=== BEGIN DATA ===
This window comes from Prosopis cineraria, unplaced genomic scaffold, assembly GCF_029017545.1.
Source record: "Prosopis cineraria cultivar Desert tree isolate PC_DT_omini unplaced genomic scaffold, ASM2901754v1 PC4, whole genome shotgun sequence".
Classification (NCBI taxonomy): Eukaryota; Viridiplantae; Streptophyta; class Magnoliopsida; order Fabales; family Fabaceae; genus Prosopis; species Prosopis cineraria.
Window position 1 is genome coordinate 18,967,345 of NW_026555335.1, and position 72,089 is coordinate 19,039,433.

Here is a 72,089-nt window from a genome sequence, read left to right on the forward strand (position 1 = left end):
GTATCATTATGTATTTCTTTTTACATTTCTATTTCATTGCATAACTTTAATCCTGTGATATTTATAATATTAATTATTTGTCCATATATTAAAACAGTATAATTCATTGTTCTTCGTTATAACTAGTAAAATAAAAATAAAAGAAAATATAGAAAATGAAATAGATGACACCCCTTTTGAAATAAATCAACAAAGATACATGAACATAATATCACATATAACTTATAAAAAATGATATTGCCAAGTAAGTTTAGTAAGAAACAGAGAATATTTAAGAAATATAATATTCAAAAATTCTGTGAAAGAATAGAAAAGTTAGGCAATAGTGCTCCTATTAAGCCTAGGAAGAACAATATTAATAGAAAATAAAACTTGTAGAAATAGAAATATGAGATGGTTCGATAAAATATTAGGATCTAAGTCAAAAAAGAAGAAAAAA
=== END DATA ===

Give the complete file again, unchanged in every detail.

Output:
This window comes from Prosopis cineraria, unplaced genomic scaffold, assembly GCF_029017545.1.
Source record: "Prosopis cineraria cultivar Desert tree isolate PC_DT_omini unplaced genomic scaffold, ASM2901754v1 PC4, whole genome shotgun sequence".
Classification (NCBI taxonomy): Eukaryota; Viridiplantae; Streptophyta; class Magnoliopsida; order Fabales; family Fabaceae; genus Prosopis; species Prosopis cineraria.
Window position 1 is genome coordinate 18,967,345 of NW_026555335.1, and position 72,089 is coordinate 19,039,433.

Here is a 72,089-nt window from a genome sequence, read left to right on the forward strand (position 1 = left end):
GTATCATTATGTATTTCTTTTTACATTTCTATTTCATTGCATAACTTTAATCCTGTGATATTTATAATATTAATTATTTGTCCATATATTAAAACAGTATAATTCATTGTTCTTCGTTATAACTAGTAAAATAAAAATAAAAGAAAATATAGAAAATGAAATAGATGACACCCCTTTTGAAATAAATCAACAAAGATACATGAACATAATATCACATATAACTTATAAAAAATGATATTGCCAAGTAAGTTTAGTAAGAAACAGAGAATATTTAAGAAATATAATATTCAAAAATTCTGTGAAAGAATAGAAAAGTTAGGCAATAGTGCTCCTATTAAGCCTAGGAAGAACAATATTAATAGAAAATAAAACTTGTAGAAATAGAAATATGAGATGGTTCGATAAAATATTAGGATCTAAGTCAAAAAAGAAGAAAAAA